This relates to another question about moving sprites to the border.

On my experience, sprites confuse the raster timings very badly. I found this especially problematic, if sprites were moved to the left and right border (because moving to top or bottom doesn't require so precise timings).

My impression were as if some, non-deterministic delay had been happen in the first pixel line of a sprite.

What exactly happened? How could it be compensated?

  • On a side note, there are some pretty good video explaining how to enable sprites in the border (and other tricks) at 64bites.com. Also, the CodeBase is a great site as well. codebase64.org/doku.php (PS, I'm not affiliated with these...I just use them myself)
    – cbmeeks
    May 15, 2017 at 14:30

1 Answer 1


Here are some extraction from an article: Missing Cycles by Pasi 'Albert' Ojala. In short, VIC needs to fetch the sprite data from memory. For each sprite it needs to fetch 3 bytes (one line of sprite shape) for each scanline.

If there are sprites on the screen, the VIC needs even more cycles to fetch all of the graphics data. Scan lines are time divided so that there is enough time for all action during one line. On each line, the sprite image pointers are fetched during phase 1. If the sprite is to be displayed on that line, the three bytes of image data are fetched right after that. Out of these three fetches, two take place during phase 2 of the clock, so the processor will lose these. On average, two clock cycles are lost for each sprite that is displayed on that line.

The most interesting part is that it should take 24 cycles (8 sprites * 3 bytes), but in fact it takes only 16-19 cycles. This is caused by special case of sharing the bus between VIC and CPU.

When the VIC wants to use the bus, the BA (Bus Available) signal goes inactive. This will happen three cycles before the bus must be released ! During these three cycles, the CPU must complete all memory accesses or delay them until it has the bus again.

The CPU either completes the current instruction in the remaining cycles or sits and waits for the bus to become available again. It can't execute a new instruction as long as it doesn't have the bus. This is why cycles seem to be lost (besides those stolen directly for the sprites). Usually, all 8 sprites take 17 cycles while one sprite takes three cycles. However, the CPU may continue to execute an instruction if it does not use the bus.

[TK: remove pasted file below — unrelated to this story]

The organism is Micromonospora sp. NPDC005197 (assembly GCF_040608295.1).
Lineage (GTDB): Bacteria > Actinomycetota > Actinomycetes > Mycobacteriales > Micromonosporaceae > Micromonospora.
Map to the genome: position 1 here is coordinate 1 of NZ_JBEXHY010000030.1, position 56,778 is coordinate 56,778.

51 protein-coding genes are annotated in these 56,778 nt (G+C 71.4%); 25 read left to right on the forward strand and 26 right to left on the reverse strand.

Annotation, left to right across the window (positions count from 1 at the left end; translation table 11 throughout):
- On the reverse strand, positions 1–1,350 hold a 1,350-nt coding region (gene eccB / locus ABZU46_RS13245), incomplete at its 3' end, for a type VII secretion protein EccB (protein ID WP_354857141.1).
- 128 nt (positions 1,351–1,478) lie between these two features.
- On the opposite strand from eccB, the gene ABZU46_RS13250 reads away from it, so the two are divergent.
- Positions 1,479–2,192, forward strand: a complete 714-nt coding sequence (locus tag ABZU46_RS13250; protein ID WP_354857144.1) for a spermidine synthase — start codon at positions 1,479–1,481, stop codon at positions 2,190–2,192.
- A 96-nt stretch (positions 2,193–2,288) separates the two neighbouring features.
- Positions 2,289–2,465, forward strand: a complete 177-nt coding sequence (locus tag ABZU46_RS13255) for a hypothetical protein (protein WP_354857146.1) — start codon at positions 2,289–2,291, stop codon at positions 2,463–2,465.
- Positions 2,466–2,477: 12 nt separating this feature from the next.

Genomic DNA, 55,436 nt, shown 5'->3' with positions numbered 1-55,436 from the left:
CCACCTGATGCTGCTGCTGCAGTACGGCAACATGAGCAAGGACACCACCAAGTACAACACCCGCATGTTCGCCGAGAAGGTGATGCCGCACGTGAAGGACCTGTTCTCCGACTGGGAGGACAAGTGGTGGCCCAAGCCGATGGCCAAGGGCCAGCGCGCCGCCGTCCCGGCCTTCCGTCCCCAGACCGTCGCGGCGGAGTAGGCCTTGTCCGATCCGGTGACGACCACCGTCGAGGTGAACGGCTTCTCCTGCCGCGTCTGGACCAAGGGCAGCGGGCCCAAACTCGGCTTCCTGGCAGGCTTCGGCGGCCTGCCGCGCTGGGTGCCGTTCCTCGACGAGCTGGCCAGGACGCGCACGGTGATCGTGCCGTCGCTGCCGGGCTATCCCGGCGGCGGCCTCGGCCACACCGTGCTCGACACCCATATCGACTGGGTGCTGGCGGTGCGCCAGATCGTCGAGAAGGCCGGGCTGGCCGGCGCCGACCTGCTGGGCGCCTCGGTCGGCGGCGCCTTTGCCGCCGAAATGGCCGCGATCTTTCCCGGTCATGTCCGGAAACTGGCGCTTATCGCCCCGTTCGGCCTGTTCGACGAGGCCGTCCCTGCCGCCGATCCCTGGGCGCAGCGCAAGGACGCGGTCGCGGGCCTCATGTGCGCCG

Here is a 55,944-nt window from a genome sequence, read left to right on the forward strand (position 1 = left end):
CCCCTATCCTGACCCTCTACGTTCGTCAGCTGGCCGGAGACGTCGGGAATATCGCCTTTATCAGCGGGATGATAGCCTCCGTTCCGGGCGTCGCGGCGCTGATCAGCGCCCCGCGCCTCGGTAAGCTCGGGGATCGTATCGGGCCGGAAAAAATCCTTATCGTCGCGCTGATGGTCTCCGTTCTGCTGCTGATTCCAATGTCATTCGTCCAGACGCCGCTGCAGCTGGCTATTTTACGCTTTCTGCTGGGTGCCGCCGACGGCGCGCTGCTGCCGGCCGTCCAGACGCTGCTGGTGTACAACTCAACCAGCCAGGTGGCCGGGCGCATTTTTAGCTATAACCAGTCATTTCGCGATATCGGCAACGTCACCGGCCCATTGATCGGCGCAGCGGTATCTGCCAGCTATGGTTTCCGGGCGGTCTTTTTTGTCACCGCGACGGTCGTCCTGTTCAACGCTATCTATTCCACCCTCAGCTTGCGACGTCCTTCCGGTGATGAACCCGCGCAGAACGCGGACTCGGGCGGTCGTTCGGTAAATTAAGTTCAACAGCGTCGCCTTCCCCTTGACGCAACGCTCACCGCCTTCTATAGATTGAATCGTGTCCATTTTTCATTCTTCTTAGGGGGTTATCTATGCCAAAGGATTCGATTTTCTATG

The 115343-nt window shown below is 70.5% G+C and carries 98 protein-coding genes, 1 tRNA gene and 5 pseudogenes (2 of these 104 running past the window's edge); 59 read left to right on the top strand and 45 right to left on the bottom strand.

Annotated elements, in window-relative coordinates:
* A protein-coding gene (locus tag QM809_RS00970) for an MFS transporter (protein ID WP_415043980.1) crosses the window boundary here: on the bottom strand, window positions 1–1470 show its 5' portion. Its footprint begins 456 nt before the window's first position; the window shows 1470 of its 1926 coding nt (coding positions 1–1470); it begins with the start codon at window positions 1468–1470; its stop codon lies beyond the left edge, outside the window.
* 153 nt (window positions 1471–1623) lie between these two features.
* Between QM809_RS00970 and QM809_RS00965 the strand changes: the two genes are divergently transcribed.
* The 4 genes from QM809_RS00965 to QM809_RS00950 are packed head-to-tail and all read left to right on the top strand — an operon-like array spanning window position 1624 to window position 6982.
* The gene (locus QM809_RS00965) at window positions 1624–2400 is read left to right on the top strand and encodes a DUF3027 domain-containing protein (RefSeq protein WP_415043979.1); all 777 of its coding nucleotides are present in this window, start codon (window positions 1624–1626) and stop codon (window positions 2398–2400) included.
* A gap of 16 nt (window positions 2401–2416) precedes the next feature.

So VIC is 'stealing' some cycles. Here are some examples:

Let's suppose that all the sprites are enabled and on the same scan line. Then, the VIC steals 16 cycles (2 cycles for each sprite) for the memory fetches and 3 cycles as overhead for the BA signal, for a total of 19 cycles. However, it will be usually less because the CPU will use some of the cycles when the bus request is pending.

If we now disable sprite 4, no cycles are released for the CPU's use. This is because during the previous sprite 4 data fetch, the VIC already signals that it needs the bus for the sprite 5 data fetch and BA stays low (Refer to the timing chart). Thus, the CPU never sees BA go high during sprite 4 and 2 cycles are still lost.

Accordingly, if we only turn off sprites 1, 3 and 5 we get no cycles back from the VIC. So in time-critical raster routines, always use sprites in order.

And the concluding timing table for missing cycles:

012345678901234567890123456789012345678901234567890123456789012 cycles

Normal scan line, 0 sprites
ggggggggggggggggggggggggggggggggggggggggrrrrr  p p p p p p p p  phi-1 VIC
                                                                phi-2 VIC
xxxxxxxxxxxxxxxxxxxxxxxxxxxxxxxxxxxxxxxxxxxxxxxxxxxxxxxxxxxxxxx phi-2 6510
63 cycles available

Normal scan line, 8 sprites
ggggggggggggggggggggggggggggggggggggggggrrrrr  pspspspspspspsps phi-1 VIC
                                               ssssssssssssssss phi-2 VIC
xxxxxxxxxxxxxxxxxxxxxxxxxxxxxxxxxxxxxxxxxxxxXXX                 phi-2 6510
46-49 cycles available

Normal scan line, 4 sprites
ggggggggggggggggggggggggggggggggggggggggrrrrr  psp psp psp psp  phi-1 VIC
                                               ss  ss  ss  ss   phi-2 VIC
xxxxxxxxxxxxxxxxxxxxxxxxxxxxxxxxxxxxxxxxxxxxXXX              xx phi-2 6510
48-51 cycles available

Bad scan line, 0 sprites
ggggggggggggggggggggggggggggggggggggggggrrrrr  p p p p p p p p  phi-1 VIC
cccccccccccccccccccccccccccccccccccccccc                        phi-2 VIC
                                        xxxxxxxxxxxxxxxxxxxxxxx phi-2 6510
23 cycles available

Bad scan line, 8 sprites
ggggggggggggggggggggggggggggggggggggggggrrrrr  pspspspspspspsps phi-1 VIC
cccccccccccccccccccccccccccccccccccccccc       ssssssssssssssss phi-2 VIC
                                        xxxxXXX                 phi-2 6510
4-7 cycles available

g= grafix data fetch (character images or graphics data)
r= refresh
p= sprite image pointer fetch
c= character and color CODE fetch during a bad scan line
s= sprite data fetch
x= processor executing instructions
X= processor executing an instruction, bus request pending

You can use it to synchronize raster line using sprites.

For more information (including demonstration program), please refer to the full article: "Missing Cycles" by Pasi 'Albert' Ojala.


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